A DISCUSSION OF LAW AND JOURNALISM

Lindsay Who?

Milkaholic Lindsay

By Leah Braukman

Maybe you tuned into this year’s Super Bowl because you’re a football fanatic, or maybe you watched for the catchy commercials. This year, some big names were featured in the Super Bowl ads: Howard Stern, David Beckham, and at half time, Jay Leno. And the old stalwarts were back: Coke’s happy polar bears, Go Daddy’s hottie, and E*TRADE’s talking babies.

Chances are, this year’s E*TRADE commercial won’t make quite the splash as the one that debuted during Super Bowl XLIV (that would be 2010). In this particular ad, a baby boy apologizes via Skype to a baby girl who wants to know why he didn’t call last night. He says he was busy on E*TRADE and tries to move on to another subject. She’s not buying it. Suspicious, she presses on. “And that milkaholic Lindsay wasn’t over?” He plays dumb. “Lindsay?” he asks, as if that’s the furthest thing from the truth.

And then, popping into view on his end of the Skype screen a little girl, at his place, and sounding a bit tipsy, asks —: “Milk-a-wha-?”  Poor guy is busted.

Cute ad, I thought, when I first saw it. But Lindsay Lohan (famous for her roles in movies like The Parent Trap and Mean Girls, but nowadays better known for her multiple stints in rehab and court appearances) was sure that the “milkaholic” baby was modeled after her.

Darned sure.

So sure, she sued in New York state court.

As LegalZoom reported, Ms. Lohan sued E*TRADE for $100 million after the ad aired and demanded that it stop running the spot because it violated her right to privacy. In other words, Ms. Lohan alleged, by using the name Lindsay without seeking Ms. Lohan’s permission E*TRADE appropriated — inappropriately — Ms. Lohan’s name, characterization, and personality. This is because, the argument went, that when the public hears “Lindsay”, it thinks Ms. Lohan.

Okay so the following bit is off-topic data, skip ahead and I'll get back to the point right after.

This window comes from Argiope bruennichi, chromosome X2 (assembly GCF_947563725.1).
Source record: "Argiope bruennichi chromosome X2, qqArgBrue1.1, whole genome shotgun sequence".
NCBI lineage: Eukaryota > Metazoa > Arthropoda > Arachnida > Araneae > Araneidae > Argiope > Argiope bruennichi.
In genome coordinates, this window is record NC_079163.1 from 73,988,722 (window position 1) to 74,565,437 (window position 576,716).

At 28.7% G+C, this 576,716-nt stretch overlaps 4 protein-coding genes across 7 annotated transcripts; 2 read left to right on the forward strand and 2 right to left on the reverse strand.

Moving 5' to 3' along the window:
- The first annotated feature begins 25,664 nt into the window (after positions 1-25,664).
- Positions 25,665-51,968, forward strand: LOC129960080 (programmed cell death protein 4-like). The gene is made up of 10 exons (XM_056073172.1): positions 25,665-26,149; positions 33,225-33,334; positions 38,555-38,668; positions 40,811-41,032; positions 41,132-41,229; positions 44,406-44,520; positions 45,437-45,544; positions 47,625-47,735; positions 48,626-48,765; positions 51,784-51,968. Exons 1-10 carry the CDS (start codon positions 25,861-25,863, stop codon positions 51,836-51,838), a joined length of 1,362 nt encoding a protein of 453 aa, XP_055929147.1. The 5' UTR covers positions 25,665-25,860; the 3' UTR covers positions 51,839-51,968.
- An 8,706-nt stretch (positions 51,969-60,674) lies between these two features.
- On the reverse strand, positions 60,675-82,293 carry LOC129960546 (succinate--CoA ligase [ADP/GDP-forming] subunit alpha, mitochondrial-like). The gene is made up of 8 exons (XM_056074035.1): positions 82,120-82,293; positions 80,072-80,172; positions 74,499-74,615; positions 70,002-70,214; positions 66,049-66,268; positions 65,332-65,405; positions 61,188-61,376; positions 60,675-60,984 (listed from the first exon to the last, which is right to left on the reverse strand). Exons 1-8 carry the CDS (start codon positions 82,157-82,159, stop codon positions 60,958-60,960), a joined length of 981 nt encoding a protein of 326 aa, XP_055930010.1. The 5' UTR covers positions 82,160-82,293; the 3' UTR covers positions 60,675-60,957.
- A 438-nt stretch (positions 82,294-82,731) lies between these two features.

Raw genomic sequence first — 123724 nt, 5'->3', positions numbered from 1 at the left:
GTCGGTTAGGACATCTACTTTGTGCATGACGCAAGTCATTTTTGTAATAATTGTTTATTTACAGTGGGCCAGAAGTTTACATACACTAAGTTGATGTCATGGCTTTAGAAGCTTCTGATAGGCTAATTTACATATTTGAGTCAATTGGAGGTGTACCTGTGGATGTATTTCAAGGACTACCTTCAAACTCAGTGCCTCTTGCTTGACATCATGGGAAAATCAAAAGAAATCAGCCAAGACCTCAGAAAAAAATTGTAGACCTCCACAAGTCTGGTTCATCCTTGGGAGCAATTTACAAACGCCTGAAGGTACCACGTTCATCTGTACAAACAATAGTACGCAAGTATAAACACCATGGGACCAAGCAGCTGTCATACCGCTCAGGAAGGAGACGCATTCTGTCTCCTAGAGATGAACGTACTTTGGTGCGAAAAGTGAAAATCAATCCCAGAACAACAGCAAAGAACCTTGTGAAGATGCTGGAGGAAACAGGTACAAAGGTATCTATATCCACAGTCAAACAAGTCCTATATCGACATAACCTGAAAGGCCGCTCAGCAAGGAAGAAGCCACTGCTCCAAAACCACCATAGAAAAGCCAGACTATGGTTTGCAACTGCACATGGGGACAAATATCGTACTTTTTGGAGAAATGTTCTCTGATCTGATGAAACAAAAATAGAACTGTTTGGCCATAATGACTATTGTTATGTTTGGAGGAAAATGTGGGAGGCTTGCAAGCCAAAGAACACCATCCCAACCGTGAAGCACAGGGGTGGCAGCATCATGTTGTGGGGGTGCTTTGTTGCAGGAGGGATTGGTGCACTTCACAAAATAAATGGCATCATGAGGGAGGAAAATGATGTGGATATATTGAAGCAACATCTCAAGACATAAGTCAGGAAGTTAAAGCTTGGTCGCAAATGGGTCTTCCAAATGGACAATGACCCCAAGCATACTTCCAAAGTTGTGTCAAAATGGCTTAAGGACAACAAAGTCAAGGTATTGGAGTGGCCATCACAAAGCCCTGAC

And of course, it’s not just the use of the name Lindsay but that the baby in the ad was addicted to the bottle. An unsubtle reference to Lindsay Lohan’s troubles with the bottle, Ms. Lohan claimed.

We’ll never know how this case might have fared in court because the company settled with the star in September of 2010 for an undisclosed amount.

LegalZoom recently asked if the law was on Ms. Lohan’s side in that case but didn’t venture to answer. We will.  

First, the advertising company’s side of things: A spokesperson for Grey Group, the ad agency that worked on the TV spot, said the name Lindsay was chosen because it’s popular and was also the name of someone on the Grey account team.

I did a little digging.

First, I looked at popular 2009 baby names for girls. Lindsay appeared nowhere on the list …though I’m not sure how scientific this list is. (It says “Peyton” and “Addison” made the top 40 girls names that year.  Really?) I also scoured LinkedIn, a social networking site for professionals, for a Grey Group account team employee named Lindsay. There were a few, but they all started working at Grey after the “milkaholic” commercial aired. Now, that’s not to say there wasn’t a Lindsay employed during the making of the ad. But I can find no proof there was. (And my call to Grey Advertising’s spokesperson was not returned).